By Jeremy Jones
I grew up in a garage. Okay, well I didn’t actually grow up IN the garage, but I sure did spend a lot of time there in my youth. My father was a career truck driver. His younger brother, my uncle, was a master mechanic who ran his own shop just a quarter mile up the road from our home. For many of my formative years, that was the place to be.
For my father, a car was, in his words, a tool to get you from point “A” to point “B”. It’s one of the few ways that I have ever disagreed with my dad. To me, an automobile can be a tool, yes. But it can also be an extension of who you are. Not just a status symbol, mind you, but an actual expression of your own personal take on life. My uncle was a Subaru, Audi and Mercedes nut. Status? Nope. He admired the safety levels that those manufacturers built into their cars in the ’70s and ’80s. That was his own expression of what he valued in an automobile.
Now, if I had MY druthers, I’d be tooling around in a 2006 Aston Martin DBS. Now THAT would be an expression of my true self. Move over, 007 – the nerd from New Hampshire is moving in.
As much as I love automobiles that run, however, my true love is in junk cars and trucks. I find such amazing stories lying in the rusted and twisted metal, the shattered glass, the shredded seat cushions and broken glove boxes where scavengers have hunted for hidden trinkets. I imagine the stories these cars could tell if only they had the means to convey the things they have seen. A military transport vehicle that might have known some WWII action before being returned stateside for retirement. A 1951 Packard that might once have driven a New York socialite to the hottest nightclubs in Manhattan. A ’38 Dodge that probably carried a farmer’s wife to the hospital as she was in labor with their fourth child. The stories are mine to imagine and mine to believe!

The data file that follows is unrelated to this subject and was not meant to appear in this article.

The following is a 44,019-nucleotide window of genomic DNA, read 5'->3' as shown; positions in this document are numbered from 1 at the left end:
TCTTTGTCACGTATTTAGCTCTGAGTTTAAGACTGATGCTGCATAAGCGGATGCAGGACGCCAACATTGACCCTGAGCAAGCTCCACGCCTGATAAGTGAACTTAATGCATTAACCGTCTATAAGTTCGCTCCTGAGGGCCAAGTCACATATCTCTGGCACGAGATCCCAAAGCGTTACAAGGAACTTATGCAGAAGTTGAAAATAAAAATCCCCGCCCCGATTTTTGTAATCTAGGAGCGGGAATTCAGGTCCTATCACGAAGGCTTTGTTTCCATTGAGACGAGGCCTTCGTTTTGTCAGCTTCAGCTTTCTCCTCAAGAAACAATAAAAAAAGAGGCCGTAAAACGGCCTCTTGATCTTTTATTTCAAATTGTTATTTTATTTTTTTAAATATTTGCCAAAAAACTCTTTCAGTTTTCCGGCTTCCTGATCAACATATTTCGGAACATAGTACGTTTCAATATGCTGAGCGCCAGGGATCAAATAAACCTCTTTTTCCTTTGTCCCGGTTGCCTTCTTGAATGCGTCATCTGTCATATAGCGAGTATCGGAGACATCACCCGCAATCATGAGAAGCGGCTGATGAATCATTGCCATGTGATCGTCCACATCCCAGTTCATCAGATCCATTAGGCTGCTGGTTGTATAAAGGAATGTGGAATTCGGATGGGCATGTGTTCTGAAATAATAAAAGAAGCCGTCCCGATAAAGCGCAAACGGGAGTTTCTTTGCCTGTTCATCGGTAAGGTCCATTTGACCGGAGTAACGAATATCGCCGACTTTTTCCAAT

Often, though, I just sit and stare at an old heap and wonder about the speed of progress in our society and the ease with which we cast off once-treasured possessions in favor of the latest and greatest thing. Maybe, just maybe, my dad was more right than I like to admit. Perhaps the automobile, ultimately, really IS just a tool. And, when that tool is done serving its purpose, it loses its allure. It loses its status. Dealership to boneyard. Point “A”…meet Point “B”.